Rest days.

“And now that you don’t have to be perfect, you can be good.”

(John Steinbeck, East of Eden)

In every training plan, no matter what the race distance, at least one day is usually set aside as a rest day. That means no training of any kind– no ‘easy’ spins on the bike, no ‘slow’ jogs: nothing but allowing the body to recuperate from the week’s work. It is at such moments that the body gets stronger, interestingly enough: in what might seem an allowance to weakness, making time for rest actually allows for strength to increase.

So it is mentally, I believe.

Thus, in despite of the ostensible ‘rules’ of NaPoWriMo– to post something every day– I decided last week to take some much-needed rest rather than type inanities for the sake of putting something onto the screen. Such posts are the mental equivalent of “junk miles”: mere spending of energy, rather than effort undertaken for a specific end.

At the same time, I was dealing with the kinds of busy-ness inherent in this time of term: lots of papers to mark, students to meet with, and yes, yet more plagiarists. To be perfectly honest, I was not only exhausted but demoralized by the combination. I’ve posted before about the pitfalls of plagiarism– now imagine that it’s late in the term, and the writers in question are advanced students: ergo, those who by any lights should know better.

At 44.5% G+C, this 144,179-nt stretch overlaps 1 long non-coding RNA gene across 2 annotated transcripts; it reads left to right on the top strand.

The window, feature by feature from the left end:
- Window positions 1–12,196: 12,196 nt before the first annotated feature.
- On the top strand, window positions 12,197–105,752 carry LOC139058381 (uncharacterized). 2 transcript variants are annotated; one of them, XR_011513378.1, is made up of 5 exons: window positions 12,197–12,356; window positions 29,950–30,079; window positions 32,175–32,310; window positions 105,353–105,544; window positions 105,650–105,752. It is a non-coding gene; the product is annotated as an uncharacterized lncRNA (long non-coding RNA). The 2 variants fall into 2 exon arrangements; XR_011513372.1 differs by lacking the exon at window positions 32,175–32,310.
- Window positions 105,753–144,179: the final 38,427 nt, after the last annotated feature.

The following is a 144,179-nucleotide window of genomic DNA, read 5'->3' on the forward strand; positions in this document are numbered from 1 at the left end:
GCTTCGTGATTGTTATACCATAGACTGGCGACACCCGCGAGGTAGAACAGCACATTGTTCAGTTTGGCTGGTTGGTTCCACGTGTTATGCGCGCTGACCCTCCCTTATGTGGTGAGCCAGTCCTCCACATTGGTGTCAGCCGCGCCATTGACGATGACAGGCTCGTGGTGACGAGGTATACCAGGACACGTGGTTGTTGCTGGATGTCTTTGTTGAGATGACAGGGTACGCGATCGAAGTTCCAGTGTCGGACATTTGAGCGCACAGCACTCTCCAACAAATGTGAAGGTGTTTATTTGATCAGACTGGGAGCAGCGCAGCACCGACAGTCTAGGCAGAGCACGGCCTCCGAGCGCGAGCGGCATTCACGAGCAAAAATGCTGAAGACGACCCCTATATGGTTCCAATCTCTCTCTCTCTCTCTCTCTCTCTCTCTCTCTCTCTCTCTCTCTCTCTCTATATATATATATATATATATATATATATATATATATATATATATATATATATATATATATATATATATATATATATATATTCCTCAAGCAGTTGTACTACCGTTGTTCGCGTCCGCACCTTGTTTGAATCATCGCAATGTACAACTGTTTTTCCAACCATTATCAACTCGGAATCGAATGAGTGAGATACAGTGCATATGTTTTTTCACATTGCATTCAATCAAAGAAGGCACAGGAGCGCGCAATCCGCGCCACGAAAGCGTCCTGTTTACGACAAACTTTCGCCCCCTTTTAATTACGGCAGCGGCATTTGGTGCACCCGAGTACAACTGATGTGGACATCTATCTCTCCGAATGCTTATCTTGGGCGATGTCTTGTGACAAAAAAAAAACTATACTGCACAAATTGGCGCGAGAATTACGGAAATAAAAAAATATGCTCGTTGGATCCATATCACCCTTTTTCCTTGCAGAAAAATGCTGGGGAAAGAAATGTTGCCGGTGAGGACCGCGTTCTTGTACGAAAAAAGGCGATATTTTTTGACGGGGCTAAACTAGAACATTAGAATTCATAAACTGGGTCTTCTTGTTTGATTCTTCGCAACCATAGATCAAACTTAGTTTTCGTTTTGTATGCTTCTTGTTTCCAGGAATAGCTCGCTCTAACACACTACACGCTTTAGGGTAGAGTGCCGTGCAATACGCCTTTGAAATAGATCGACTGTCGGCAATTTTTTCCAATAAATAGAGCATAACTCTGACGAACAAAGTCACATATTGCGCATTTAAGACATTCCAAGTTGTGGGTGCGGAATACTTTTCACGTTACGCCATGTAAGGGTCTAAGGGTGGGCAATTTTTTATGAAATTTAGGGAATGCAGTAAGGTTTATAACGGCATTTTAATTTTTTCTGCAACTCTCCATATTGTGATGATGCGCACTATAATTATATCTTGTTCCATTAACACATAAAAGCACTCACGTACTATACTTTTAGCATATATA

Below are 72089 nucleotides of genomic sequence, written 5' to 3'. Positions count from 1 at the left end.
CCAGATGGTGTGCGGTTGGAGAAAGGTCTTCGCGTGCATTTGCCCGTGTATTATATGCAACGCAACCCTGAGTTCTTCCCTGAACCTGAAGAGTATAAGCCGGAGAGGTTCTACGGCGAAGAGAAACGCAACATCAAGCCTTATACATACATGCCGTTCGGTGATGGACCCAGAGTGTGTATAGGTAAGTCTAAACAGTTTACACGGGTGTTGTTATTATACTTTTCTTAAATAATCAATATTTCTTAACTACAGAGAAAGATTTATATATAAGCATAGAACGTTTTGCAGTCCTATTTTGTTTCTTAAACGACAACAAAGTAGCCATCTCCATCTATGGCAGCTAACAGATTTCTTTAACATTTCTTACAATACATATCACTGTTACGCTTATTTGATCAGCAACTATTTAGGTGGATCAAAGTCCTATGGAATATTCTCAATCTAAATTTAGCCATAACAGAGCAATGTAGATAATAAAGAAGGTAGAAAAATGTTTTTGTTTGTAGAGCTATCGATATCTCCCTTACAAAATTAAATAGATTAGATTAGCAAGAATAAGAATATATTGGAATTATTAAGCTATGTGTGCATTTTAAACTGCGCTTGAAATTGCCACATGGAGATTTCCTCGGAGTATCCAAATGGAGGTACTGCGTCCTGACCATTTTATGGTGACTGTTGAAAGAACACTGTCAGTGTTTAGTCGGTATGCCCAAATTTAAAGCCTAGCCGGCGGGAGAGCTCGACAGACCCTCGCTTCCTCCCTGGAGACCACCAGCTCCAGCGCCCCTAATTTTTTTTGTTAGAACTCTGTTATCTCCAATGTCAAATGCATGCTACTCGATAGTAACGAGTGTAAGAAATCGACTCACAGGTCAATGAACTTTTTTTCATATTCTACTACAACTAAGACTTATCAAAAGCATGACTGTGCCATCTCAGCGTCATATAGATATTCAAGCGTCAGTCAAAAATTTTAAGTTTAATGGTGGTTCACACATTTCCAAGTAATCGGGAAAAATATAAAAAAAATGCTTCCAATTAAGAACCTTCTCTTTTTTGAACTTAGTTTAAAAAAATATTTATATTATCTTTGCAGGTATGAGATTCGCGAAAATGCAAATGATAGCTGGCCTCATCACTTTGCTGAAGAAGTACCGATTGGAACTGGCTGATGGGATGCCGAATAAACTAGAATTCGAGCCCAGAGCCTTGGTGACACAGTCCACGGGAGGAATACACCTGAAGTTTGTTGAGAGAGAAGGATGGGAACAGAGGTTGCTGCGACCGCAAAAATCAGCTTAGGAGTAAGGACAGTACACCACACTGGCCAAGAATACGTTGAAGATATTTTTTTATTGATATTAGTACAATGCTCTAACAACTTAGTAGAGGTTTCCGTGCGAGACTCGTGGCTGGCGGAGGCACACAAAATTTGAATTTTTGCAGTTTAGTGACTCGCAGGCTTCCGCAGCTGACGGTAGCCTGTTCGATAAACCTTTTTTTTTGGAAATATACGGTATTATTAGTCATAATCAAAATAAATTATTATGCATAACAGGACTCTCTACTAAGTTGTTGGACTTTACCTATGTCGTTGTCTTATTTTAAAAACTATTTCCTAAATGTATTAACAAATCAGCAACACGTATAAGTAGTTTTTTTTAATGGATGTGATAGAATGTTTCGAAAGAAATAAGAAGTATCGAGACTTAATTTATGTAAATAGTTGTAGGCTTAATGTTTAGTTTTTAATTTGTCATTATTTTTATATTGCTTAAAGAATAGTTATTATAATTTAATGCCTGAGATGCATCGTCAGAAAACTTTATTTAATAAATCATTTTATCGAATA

Apply head forcibly to brick wall. Repeatedly.

Demoralization isn’t exactly a fashionable attribute to admit to among faculty: after all, we’re here to educate! To inspire! To enjoy the efforts of our students! Etc.! But when some of said students don’t seem to put forth as much of their own effort as is required, well, it’s very hard not to hit a downside of the educational emotion slope.

So I take some comfort in Steinbeck’s words at moments like these: no, I’m not someone who delights in every moment of every day of the education business– I’m a human being, with ups and downs like everyone else. Once I can set the image of an “ideal educator” aside, then I can get down to the real task at hand: being very good at what I do.

Because what I do (reaching audiences and getting them to look at the world and themselves in new ways) matters to me. I hope it matters to them as well.